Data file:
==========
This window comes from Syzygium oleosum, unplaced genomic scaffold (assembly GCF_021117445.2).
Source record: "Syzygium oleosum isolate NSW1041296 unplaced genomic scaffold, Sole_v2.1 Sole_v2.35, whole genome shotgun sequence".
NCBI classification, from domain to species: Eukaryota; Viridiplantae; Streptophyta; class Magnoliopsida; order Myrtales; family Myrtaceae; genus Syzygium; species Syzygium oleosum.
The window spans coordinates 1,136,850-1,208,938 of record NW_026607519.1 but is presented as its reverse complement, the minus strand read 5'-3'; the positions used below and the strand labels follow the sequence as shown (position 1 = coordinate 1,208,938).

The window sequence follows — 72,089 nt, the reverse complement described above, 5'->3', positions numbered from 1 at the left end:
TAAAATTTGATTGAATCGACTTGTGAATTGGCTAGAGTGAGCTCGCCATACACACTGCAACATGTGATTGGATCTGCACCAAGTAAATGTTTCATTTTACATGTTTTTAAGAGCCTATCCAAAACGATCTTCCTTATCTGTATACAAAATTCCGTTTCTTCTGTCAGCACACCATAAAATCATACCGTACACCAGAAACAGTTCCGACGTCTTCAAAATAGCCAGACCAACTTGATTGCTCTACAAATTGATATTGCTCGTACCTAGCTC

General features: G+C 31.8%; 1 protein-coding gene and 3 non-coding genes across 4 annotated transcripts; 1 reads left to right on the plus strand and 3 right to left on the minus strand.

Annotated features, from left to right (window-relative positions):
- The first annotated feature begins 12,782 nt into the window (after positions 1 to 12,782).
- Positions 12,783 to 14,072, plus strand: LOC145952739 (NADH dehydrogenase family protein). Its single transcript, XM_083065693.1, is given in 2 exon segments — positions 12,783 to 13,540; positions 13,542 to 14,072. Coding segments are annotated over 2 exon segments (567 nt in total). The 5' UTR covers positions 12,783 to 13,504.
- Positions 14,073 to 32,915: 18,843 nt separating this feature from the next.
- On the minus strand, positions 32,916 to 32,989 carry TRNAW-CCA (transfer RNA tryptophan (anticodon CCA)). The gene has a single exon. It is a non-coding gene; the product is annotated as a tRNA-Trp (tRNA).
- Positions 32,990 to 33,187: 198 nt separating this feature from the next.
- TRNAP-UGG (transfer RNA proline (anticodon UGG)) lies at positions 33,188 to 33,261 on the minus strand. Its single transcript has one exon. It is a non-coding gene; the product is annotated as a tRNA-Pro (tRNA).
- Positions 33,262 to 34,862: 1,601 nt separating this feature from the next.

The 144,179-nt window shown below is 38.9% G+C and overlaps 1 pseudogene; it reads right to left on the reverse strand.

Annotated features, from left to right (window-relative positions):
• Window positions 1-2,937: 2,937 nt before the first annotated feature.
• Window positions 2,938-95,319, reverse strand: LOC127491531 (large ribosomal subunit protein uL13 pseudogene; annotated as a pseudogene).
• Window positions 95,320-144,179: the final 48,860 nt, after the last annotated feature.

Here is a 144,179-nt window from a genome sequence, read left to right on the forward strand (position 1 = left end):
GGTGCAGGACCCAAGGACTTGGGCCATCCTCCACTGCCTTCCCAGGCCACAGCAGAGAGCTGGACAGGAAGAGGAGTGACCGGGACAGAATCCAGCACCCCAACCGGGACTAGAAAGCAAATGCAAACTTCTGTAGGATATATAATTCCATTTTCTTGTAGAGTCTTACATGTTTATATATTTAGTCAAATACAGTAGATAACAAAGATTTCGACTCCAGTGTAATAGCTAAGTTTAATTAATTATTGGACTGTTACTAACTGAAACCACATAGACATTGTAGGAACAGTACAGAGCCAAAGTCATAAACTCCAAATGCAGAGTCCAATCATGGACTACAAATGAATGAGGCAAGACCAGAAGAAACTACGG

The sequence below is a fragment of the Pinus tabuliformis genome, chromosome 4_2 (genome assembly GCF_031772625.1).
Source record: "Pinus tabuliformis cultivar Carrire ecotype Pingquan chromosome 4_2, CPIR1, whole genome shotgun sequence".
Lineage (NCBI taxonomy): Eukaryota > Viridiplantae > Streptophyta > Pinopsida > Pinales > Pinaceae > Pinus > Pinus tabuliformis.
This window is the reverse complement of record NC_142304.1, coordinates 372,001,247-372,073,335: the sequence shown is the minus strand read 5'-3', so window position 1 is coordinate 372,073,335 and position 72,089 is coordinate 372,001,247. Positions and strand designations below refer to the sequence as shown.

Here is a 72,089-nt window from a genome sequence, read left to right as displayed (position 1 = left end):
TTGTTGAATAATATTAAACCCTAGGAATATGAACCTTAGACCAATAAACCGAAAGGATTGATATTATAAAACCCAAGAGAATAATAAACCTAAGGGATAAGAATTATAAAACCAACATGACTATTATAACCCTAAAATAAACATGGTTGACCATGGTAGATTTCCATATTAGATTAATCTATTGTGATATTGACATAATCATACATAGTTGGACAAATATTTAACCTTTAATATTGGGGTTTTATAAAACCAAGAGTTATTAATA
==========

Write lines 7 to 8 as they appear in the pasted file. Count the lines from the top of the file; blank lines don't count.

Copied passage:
General features: G+C 31.8%; 1 protein-coding gene and 3 non-coding genes across 4 annotated transcripts; 1 reads left to right on the plus strand and 3 right to left on the minus strand.

Annotated features, from left to right (window-relative positions):